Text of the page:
P.A. police announce designated elder, new officers

Matt Gardner
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The Prince Albert Police Service picked up some new members of its team on Monday.

Besides formalizing its relationship with a Métis elder who serves as a cultural liaison, police named three new officers who are joining the force.

In his announcement that longtime community stalwart Julie Pitzel has been named the designated elder for the P.A. Police Service, Chief Troy Cooper noted his longstanding personal relationship with the elder.

“I first met Julie Pitzel more than 30 years ago, when I took a conversational Cree class at SIAST, and I’ve been fortunate to call her a friend of mine ever since then,” Cooper said.

“She’s my friend of course, but she plays another vital role for our police service acting as an elder when called upon to provide advice or to help us with some culturally sensitive cases, and I’m pleased to announce today that Julie has agreed to allow us to formalize that relationship and let both our members and the community know that she’s our designated elder.”

By taking on the volunteer position, Pitzel will serve as the first contact for police officers when elder services are required, helping members find appropriate cultural resources by drawing upon her network of contacts in the community.

Aside from offering advice to police, she will also assist the aboriginal resource officer in providing ongoing cultural training -- something Cooper said reflects a police commitment to cultural sensitivity.

“If we had a serious or significant case that was culturally sensitive, we’ve contacted her in the past and we’ll continue to contact her,” Cooper said. “She helps us bridge that cultural gap, so she’s our liaison … between the families, the culture, and the police, a world which can be quite scary.

“The whole court and public safety system is complicated and for people that aren’t used to dealing with it, it’s comfortable to have somebody either speaking in their own language or speaking from the perspective of a respected elder.”

Fluent in both Cree and Dene, Pitzel has racked up an impressive list of accomplishments in the community over the years.

Having worked as a counsellor, teacher and school principal, she served as the aboriginal resource officer for Prince Albert police for 11 years, gaining a familiarity with the court system, police and individual officers.

A recipient of the Queen Elizabeth II Diamond Jubilee Medal, Pitzel has served on the federal Human Rights Commission, as a senator at the University of Saskatchewan and as a board member or volunteer for the Indian-Métis Friendship Centre, Ranch Ehrlo Society, John M. Cuelenaere Public Library and Native Co-ordinating Centre among other organizations.

The whole court and public safety system is complicated and for people that aren’t used to dealing with it, it’s comfortable to have somebody either speaking in their own language or speaking from the perspective of a respected elder. Police Chief Troy Cooper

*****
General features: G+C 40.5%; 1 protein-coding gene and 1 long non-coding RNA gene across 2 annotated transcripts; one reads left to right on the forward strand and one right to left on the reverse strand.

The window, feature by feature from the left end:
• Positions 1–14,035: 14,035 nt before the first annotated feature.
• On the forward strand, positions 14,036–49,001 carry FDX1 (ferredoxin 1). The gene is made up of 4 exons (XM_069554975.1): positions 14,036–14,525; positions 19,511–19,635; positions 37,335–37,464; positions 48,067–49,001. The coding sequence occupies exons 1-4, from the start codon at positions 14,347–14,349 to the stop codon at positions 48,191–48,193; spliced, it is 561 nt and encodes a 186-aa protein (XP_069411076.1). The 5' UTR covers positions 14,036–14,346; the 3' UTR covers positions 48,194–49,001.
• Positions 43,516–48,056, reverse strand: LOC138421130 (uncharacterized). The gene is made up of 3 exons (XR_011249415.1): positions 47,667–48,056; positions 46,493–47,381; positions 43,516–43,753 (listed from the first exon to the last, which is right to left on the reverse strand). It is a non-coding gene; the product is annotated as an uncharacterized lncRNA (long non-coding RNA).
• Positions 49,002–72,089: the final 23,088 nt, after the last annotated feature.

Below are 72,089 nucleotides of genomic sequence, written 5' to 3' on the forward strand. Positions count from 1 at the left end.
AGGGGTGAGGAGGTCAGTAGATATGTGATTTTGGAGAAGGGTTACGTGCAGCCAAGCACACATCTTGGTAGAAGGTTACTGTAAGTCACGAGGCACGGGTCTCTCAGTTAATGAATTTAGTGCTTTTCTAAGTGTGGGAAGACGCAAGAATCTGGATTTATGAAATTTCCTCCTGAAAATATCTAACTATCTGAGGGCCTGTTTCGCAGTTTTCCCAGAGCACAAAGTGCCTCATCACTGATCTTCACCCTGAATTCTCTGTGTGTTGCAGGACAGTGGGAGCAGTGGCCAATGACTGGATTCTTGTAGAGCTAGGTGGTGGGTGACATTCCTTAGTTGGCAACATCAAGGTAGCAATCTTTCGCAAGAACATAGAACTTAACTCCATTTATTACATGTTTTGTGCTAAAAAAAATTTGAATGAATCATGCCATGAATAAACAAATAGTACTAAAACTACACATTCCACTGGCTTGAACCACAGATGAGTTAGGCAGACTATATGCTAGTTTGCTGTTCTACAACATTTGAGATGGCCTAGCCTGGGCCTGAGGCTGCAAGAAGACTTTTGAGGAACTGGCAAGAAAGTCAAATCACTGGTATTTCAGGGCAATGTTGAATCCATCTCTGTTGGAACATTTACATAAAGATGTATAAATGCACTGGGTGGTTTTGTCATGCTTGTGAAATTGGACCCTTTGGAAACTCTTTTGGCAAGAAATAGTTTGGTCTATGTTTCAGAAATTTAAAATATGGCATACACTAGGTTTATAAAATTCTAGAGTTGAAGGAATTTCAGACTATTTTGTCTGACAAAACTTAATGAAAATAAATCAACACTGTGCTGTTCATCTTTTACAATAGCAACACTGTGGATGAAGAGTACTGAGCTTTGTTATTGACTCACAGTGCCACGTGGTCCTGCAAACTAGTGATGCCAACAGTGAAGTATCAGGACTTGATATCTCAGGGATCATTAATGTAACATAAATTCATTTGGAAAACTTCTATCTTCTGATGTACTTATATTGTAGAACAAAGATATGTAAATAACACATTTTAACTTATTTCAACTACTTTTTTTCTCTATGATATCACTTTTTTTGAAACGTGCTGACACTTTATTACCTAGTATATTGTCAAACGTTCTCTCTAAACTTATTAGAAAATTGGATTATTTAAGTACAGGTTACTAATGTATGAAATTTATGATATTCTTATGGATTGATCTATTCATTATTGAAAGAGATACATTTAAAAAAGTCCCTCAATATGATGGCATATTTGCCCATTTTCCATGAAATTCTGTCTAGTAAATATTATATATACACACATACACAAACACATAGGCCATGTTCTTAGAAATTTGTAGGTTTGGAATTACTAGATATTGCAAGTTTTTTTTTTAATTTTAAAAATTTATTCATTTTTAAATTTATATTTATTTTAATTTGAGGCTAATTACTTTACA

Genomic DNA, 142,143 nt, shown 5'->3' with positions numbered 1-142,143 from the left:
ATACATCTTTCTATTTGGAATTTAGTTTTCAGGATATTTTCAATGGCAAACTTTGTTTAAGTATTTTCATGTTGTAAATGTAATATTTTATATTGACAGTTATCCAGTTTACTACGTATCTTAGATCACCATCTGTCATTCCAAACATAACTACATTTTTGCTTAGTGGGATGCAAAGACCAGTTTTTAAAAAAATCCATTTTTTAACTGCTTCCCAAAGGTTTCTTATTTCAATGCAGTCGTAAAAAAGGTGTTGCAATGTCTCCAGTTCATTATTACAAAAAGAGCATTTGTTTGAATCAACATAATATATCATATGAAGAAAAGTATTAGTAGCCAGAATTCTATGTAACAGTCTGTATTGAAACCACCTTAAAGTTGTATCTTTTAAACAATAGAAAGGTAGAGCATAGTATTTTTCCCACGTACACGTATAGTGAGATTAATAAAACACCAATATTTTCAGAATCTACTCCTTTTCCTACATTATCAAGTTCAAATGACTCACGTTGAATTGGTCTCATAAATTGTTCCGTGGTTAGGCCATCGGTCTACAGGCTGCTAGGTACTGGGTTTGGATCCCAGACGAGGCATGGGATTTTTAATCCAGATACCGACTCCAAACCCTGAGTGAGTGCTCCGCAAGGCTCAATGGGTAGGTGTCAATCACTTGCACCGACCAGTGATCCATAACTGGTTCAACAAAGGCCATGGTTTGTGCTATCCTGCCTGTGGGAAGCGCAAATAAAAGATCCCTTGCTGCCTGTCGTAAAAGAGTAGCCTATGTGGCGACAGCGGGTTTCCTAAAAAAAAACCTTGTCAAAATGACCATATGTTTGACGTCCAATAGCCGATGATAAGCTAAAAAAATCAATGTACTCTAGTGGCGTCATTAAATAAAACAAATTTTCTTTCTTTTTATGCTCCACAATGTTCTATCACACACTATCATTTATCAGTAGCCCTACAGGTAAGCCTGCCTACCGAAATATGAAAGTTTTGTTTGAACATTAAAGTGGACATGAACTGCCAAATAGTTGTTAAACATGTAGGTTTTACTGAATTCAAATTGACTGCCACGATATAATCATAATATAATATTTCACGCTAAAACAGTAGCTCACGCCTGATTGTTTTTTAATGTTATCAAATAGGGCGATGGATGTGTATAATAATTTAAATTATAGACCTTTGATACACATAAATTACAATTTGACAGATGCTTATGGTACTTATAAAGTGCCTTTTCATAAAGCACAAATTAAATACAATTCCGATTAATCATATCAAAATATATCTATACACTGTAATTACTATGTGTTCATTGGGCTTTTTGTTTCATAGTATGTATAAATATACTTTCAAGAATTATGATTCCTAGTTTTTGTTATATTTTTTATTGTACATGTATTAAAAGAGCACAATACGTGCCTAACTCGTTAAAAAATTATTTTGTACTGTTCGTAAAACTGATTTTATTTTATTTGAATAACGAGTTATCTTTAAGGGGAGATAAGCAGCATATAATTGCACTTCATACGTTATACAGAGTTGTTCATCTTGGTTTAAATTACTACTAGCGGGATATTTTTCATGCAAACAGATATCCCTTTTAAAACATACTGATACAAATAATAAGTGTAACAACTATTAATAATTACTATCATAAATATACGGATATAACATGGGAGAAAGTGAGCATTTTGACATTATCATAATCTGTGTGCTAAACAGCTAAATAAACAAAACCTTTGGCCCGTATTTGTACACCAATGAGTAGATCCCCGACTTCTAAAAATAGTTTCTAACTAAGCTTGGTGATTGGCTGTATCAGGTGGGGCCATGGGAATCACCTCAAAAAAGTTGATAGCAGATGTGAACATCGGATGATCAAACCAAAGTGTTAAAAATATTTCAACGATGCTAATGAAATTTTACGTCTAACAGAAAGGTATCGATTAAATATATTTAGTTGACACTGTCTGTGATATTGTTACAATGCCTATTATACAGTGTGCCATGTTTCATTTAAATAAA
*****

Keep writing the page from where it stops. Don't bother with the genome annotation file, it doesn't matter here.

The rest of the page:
Accepting her new position, Pitzel thanked her own teachers who are now deceased and hoped she was doing the best she could.

“I’m really honoured today to come back and work within the service area of Prince Albert Police Service, because my work here is very important to me through the years that I have been here,” she said.

Pitzel praised the proactive approach of the police service in focusing on prevention as well as reacting to issues that come up in the city.

Highlighting the importance of promoting cultural understanding, she added, “I think that in Prince Albert, we are a unique city and we have a high population of aboriginal people, and we need to educate each other and interact with each other and develop a relationship within our community.

“If we have concerns, the best way that we can take over our city is to be able to work together.”

Following the announcement of Pitzel as designated elder, Sgt. Brandon Mudry introduced the three newest members of the Prince Albert Police Service: Const. Luke Torgunrud, Const. Braden Blais and Const. Jonathan Wilde.

“These three young gentlemen, as of Friday, just finished … what may be described as a grueling 20-week program at the Saskatchewan Police College located at the University of Regina,” Mudry said.

“They’re back with us as of today, and as of this week they will go through one week of in-house training and then be deployed to their respective platoons.”

Torgunrud, 23, grew up in Prince Albert and worked as a bylaw officer before being promoted into the P.A. Police Service.

Blais, 25, has a diploma in criminal justice. Originally from Prince Albert, he has more recently been living in Saskatoon where he served as a protective services special constable for the University of Saskatchewan.

Saskatoon product Wilde, 25, also has a diploma in criminal justice and worked as a court security officer for the provincial government prior to his employment with Prince Albert police.

Organizations: Saskatchewan Police College, Prince Albert, P.A. Police Service University of Saskatchewan Human Rights Commission Indian-Métis Friendship Centre Ranch Ehrlo Society John M. Cuelenaere Public Library Luke Torgunrud, Const. University of Regina

Geographic location: Saskatoon

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Recent comments

  • Cecile Bernice Corrigal
    June 03, 2014 - 12:25

    I am proud to say that this amazing woman is my cousin, my relative, my mentor, she is someone I look up to, and have for years, she is a wonderful woman, very compassionate, and a very loving human being.. She really cares for everyone, and so willingly helps those in need, congrats Julie, love u, take care, see u when I see u.....

  • Judy Bonneau
    June 03, 2014 - 09:13

    Check it out...